First Contact is crucial, and none of us want it to also be our Last Contact. We're all pretty good at talking once we've been in TM awhile. But the key to signing up a new member lies first in listening, so when you do Speak, you Deliver the package they need.

Thursday, October 20, 2011

Speak & Deliver's Story Graveyard

I admit I listen to more speakers than the average person. I'm a fan, a student, and a critic. Over the years, there are several stories that seem to be 'general domain' (for you computer geeks, think "Open Source"), and are used and occasionally altered depending on the occasion. Some are made out of whole cloth, others seem to be parables passed down from generation to generation, without attribution.

Ben & Jerry's has flavor graveyard for retired ice cream concoctions, so I'm starting Speak & Deliver's Story Graveyard, in hopes of putting these tired old yarns to rest, once and for all. Sound the funeral dirge for the following seven motivational tales:

1) The Harvard/Yale/Princeton Goal Setting Story. I blogged about this earlier this year. Great tale about graduates in the 50's writing down their goals. Only a few did, but those few went on to out-earn all the other class graduates combined. I know people who have lived their life quite successfully based on the principles taught in this tale, but it isn't true nonetheless, and deserves to be six feet under.

2) Stuck Semi Story. A giant semi gets stuck under an overpass, and while tow trucks, fire engines and police forces struggle to wedge it free, a six-year-old boy asks the Police Chief why they don't just let the air out of the trucks tires and back it out. D'OH! I admit to really liking this story. But I've heard it from way too many motivational speakers and preachers.

3) Put the Man and Boy Together and the World Comes Together Story. Last heard from Robin Sharma at the Toastmasters International Conference in August, this is a cute little tale about a boy whose father doesn't have time to spend with him. The dad tears a magazine ad up that has a map of the whole world on it, and tells him to put it back together. The boy comes back quickly, to the dad's amazement. Turns out there was a picture of a man and his son on the other side, and the boy put that together instead. Awwww. Puke.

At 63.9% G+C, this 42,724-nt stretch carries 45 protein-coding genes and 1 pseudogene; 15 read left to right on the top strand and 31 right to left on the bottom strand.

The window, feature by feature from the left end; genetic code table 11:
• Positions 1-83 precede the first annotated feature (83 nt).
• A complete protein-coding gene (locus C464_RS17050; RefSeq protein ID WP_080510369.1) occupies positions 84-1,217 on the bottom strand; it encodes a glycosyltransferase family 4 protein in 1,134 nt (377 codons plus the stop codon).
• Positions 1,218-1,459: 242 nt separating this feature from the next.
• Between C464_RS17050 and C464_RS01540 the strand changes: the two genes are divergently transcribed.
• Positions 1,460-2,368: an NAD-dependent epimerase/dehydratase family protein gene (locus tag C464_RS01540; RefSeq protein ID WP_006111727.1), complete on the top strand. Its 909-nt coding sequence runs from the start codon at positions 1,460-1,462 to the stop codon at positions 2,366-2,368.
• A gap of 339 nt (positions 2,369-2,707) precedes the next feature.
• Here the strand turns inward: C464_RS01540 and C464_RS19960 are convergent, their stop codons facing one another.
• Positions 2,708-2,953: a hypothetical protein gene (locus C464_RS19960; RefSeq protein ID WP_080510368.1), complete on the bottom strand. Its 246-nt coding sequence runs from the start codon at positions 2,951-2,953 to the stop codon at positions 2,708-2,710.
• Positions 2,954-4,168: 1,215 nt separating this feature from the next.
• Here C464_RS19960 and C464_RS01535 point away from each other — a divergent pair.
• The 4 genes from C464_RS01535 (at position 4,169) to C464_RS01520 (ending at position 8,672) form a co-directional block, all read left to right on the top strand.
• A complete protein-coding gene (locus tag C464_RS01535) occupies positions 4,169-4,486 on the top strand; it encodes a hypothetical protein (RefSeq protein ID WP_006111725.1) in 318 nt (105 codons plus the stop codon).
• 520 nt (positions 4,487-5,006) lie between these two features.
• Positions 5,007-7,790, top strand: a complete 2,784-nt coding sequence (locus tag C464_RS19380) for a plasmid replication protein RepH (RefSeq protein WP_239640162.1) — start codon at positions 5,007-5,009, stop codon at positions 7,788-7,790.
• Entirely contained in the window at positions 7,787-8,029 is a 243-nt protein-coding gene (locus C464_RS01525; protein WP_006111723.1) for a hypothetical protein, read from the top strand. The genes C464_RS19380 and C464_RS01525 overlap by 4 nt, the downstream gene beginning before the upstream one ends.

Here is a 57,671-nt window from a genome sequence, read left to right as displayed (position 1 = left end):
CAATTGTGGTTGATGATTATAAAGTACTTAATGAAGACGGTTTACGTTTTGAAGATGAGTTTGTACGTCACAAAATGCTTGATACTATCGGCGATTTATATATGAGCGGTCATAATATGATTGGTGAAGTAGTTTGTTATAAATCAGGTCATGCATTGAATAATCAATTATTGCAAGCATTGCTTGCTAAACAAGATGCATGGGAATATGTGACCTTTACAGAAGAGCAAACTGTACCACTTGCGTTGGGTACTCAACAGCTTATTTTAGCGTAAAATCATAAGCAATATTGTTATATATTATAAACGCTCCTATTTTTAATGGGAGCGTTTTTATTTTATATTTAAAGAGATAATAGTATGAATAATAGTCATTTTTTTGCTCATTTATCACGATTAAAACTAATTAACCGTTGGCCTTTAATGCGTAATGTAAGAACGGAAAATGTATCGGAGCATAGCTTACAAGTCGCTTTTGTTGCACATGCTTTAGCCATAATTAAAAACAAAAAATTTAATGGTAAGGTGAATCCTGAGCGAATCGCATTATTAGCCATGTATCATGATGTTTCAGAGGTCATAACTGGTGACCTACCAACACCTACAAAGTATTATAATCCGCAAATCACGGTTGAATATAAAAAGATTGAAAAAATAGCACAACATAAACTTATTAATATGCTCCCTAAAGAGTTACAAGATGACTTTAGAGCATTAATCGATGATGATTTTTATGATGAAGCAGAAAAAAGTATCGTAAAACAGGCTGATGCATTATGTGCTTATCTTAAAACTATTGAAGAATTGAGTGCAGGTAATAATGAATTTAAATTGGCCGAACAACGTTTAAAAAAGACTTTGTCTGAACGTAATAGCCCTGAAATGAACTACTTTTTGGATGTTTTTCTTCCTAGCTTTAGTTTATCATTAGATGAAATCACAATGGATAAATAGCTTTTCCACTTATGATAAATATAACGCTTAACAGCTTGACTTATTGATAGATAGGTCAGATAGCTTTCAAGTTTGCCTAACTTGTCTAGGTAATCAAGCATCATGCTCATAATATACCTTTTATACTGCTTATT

4) Feed The Right Wolf Story. Often adapted from an old Cherokee legend - we each have two wolves - a good one and a bad one. Which one is strongest? The one we feed, of course. Nice metaphor, but far too common. Consider changing it to a python, at least.

5) Sheik Gives Golf Course Story. The nice golf pro gives golf lessons to an Arab Sheik, the Sheik offers to reward him. The pro says he collects golf clubs, and the Sheik can buy him one for his collection. The Sheik then proceeds to send him the deed to an entire Golf Club. A nice parable that never actually happened. Last heard from Joel Osteen, but he heard it from Zig Ziglar, I'm sure. 18 holes aren't enough to bury this sucker.

6) The Starfish Story. Boy throws starfish back into the ocean, Dad questions his logic, since he can't possibly throw all the starfish on the beach back to their natural environment - that what he's doing doesn't matter. Boy says it matters to that ONE. Yeesh. Anyone got a toothbrush? Among the most overtold EVER.

7) Lincoln, Edison, Churchill - Perseverance Stories. Lincoln didn't really fail all those times, at least not as they say, Edison's story is oft exaggerated, and Churchill, well, if I hear another speaker fake an English accent and boldly tell me to "Never Give Up", I just might.

What stories would YOU add to the Story Graveyard? I'm taking nominations in the comments below. If you're using one of the above stories, consider this your warning that you and your message may be DOA, and I'm writing you a Do Not Resuscitate order. Time to birth your own stories, and breathe new life into your speaking, if you truly want to Speak & Deliver.